Same-Sex Marriage Legalization Actually Changed Americans' Level of Bias

"Laws passed can impact individual’s attitudes about social groups."

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American acceptance of same-sex marriage has evolved tremendously over the last two decades. In 1999, just 35 percent of Americans polled believed that same-sex marriage should be legalized. By 2018, that number jumped to 67 percent. This change in opinion, a new study shows, was likely influenced by the legalization of same-sex marriage — a result that suggests people will accept what the government says is normal.

A team of researchers reported Monday in the journal Proceedings of the National Academy of Sciences that the legalization of same-sex marriage on a state-by-state basis decreased anti-gay bias at a rapid rate. This result held true across the 35 states and Washington, D.C., which legalized same-sex marriage in some form before the US Supreme Court ruled that marriage was a fundamental right for all in 2015.

However, a sharp contrast emerged across the 15 states that did not pass same-sex marriage locally before the Supreme Court ruling. In these states, there was a reactive “backlash” effect, in which the federal legalization was associated with increased anti-gay bias — despite the fact that there was decreasing levels of bias in these states before the ruling.

Study co-author and McGill University assistant professor Eric Hehman, Ph.D., tells Inverse that, while his team’s data can’t explain the backlash, he suspects that this bias has evened out and maybe even declined in the last couple of years. It’s likely that a federal decision increased people’s perception of a symbolic threat to their values, and in turn, this perceived threat exacerbated anti-gay bias.

“Our interpretation of this is that individuals in these areas may feel that the federal policy passed does not reflect the local will of the people, so there may be a temporary backlash effect,” Hehman says.

A demonstrating married couple before the 2015 ruling.

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This study incorporated two large surveys designed to measure implicit and explicit anti-gay bias. The first set of data included the responses of 949,664 people who completed Project Implicit surveys between 2005 and 2016. Hehman and his team also examined the American National Election Studies (ANES) dataset, which included 10,870 respondents from 2008, 2012, and 2016. Both of these surveys asked participants the extent to which they felt “warmth” toward gay and lesbian people.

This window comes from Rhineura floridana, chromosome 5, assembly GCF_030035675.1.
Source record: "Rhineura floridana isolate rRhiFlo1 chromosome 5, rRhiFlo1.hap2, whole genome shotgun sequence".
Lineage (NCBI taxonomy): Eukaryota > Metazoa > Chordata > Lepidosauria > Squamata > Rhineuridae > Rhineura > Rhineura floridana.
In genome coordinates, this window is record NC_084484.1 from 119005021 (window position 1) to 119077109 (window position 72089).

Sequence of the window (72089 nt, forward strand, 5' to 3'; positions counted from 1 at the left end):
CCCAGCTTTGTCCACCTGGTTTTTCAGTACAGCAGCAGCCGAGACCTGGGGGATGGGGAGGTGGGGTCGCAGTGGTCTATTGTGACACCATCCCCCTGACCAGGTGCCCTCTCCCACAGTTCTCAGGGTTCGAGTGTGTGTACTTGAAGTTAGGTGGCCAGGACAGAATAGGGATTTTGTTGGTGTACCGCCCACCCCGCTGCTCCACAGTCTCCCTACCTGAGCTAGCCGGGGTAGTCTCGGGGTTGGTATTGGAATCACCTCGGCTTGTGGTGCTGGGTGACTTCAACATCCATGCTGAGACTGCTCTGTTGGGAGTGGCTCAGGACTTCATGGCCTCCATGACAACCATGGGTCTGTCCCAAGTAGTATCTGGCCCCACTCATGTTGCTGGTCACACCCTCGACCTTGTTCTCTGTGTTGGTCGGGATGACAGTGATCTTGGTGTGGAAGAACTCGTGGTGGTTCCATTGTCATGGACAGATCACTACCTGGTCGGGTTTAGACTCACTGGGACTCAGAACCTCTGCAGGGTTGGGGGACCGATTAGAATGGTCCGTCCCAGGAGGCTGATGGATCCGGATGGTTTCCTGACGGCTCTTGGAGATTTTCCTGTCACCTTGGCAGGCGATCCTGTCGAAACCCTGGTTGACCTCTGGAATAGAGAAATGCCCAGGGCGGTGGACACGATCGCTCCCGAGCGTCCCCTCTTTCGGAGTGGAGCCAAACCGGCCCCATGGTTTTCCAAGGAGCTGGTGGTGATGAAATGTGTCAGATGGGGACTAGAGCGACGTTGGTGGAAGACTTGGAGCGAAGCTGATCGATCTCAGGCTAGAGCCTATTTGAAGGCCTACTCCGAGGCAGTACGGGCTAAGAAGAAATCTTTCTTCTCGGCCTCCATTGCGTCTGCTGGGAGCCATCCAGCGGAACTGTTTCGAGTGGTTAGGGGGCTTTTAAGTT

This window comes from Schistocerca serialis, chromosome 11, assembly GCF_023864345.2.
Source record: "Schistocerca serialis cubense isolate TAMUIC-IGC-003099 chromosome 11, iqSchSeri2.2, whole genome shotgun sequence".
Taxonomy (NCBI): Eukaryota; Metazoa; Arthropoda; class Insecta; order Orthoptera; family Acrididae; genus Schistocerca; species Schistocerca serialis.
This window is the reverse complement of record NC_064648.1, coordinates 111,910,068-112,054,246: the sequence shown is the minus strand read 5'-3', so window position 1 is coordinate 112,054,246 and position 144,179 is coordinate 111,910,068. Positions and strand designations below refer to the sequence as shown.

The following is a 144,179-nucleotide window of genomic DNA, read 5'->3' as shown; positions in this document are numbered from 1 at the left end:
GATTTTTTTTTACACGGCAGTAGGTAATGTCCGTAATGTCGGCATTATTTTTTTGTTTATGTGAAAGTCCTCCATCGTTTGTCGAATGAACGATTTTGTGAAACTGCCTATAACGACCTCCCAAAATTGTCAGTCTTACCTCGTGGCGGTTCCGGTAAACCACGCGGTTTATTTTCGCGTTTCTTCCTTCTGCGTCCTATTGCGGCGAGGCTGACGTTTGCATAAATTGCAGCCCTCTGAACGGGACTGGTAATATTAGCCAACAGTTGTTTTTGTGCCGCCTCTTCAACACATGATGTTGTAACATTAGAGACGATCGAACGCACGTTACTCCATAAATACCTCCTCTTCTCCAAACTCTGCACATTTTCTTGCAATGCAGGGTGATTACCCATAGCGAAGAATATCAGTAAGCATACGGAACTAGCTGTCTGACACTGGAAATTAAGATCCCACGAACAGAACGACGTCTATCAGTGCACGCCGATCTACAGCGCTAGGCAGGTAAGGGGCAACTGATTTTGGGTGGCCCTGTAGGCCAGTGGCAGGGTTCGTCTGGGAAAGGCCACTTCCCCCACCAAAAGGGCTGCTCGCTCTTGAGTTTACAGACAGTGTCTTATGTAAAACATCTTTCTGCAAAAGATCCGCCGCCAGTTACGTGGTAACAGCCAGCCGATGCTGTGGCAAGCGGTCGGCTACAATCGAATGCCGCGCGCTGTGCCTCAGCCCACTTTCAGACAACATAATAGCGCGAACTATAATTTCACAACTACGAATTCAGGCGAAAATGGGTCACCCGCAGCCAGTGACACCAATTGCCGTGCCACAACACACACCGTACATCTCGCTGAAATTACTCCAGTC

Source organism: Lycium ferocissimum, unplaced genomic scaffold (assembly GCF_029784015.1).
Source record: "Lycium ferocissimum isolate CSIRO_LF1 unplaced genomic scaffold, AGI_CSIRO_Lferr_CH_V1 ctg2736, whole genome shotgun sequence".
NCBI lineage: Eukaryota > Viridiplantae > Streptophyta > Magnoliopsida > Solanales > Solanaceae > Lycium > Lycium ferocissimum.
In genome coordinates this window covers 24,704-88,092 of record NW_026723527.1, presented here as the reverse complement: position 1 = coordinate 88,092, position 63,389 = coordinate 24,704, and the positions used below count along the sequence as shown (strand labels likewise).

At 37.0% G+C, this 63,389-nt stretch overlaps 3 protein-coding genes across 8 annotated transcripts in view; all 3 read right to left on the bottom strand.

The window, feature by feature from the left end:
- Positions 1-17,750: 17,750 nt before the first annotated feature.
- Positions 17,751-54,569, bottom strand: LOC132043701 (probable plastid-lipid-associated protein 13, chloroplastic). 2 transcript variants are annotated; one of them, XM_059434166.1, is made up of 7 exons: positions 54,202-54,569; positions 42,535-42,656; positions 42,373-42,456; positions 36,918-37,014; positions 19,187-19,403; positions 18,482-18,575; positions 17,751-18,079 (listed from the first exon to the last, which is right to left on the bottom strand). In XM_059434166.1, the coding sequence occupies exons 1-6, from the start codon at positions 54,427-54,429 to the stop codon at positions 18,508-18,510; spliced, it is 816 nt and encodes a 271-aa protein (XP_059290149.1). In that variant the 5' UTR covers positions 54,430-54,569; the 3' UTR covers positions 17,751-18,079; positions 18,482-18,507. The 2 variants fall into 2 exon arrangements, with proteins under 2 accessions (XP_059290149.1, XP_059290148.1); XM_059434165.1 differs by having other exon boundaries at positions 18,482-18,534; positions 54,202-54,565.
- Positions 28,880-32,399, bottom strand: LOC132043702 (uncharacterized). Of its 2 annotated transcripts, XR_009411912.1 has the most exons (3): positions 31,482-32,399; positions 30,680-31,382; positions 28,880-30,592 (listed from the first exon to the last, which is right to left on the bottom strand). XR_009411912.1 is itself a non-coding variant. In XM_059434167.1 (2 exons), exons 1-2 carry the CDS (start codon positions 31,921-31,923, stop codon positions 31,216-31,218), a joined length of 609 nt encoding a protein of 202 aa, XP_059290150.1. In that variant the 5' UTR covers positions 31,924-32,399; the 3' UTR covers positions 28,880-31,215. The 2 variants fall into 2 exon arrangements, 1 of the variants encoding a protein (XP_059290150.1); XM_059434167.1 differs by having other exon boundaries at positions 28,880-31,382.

Together, these surveys represent nearly one million people as they moved through a window of over 12 years. The evaluation revealed that, while overall anti-gay bias in the United States decreased over time, after states legalized same-sex marriage, anti-gay bias decreased at double the rate. Federal legalization decreased anti-gay bias in these states even further.

The researchers write that these results indicate that “government legislation can inform attitudes even on religiously and politically entrenched positions.” Previous studies show that people modify their views and actions to align with the perceived norms of their environment. This study shows, in some cases, the government has the power to establish a sense of what’s normal, which in turn becomes what’s accepted.

A couple marries at city hall in San Francisco.

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“I think it is important for policy makers to know that laws passed can impact individuals’ attitudes about social groups,” Hehman says. “Here, this is a situation in which a law generally decreased bias, but the reverse could also be true, in which laws targeting certain social groups might increase the bias against those groups.”

Historically, we’ve seen these results before. Hehman and his colleagues write that there was a 60-percent increase in support for interracial marriages after they became legal, and that more recently, since the election of President Donald Trump, there’s been a reported increase in the “acceptability of prejudice toward stigmatized groups.”

Attitudes, it appears, are malleable — and there’s power in what the government chooses to endorse. People are particularly influenced by their local governments, and these attitudes and legislation can reinforce each other. This study finds that before 2015 attitudes towards the gay community were improving, but actual legalization served as a major catalyst, influencing ever-changing opinions.

The current research tested whether the passing of government legislation, signaling the prevailing attitudes of the local majority, was associated with changes in citizens’ attitudes. Specifically, with ∼1 million responses over a 12-y window, we tested whether state-by-state same-sex marriage legislation was associated with decreases in antigay implicit and explicit bias. Results across five operationalizations consistently provide support for this possibility. Both implicit and explicit bias were decreasing before samesex marriage legalization, but decreased at a sharper rate following legalization. Moderating this effect was whether states passed legislation locally. Although states passing legislation experienced a greater decrease in bias following legislation, states that never passed legislation demonstrated increased antigay bias following federal legalization. Our work highlights how government legislation can inform individuals’ attitudes, even when these attitudes may be deeply entrenched and socially and politically volatile.
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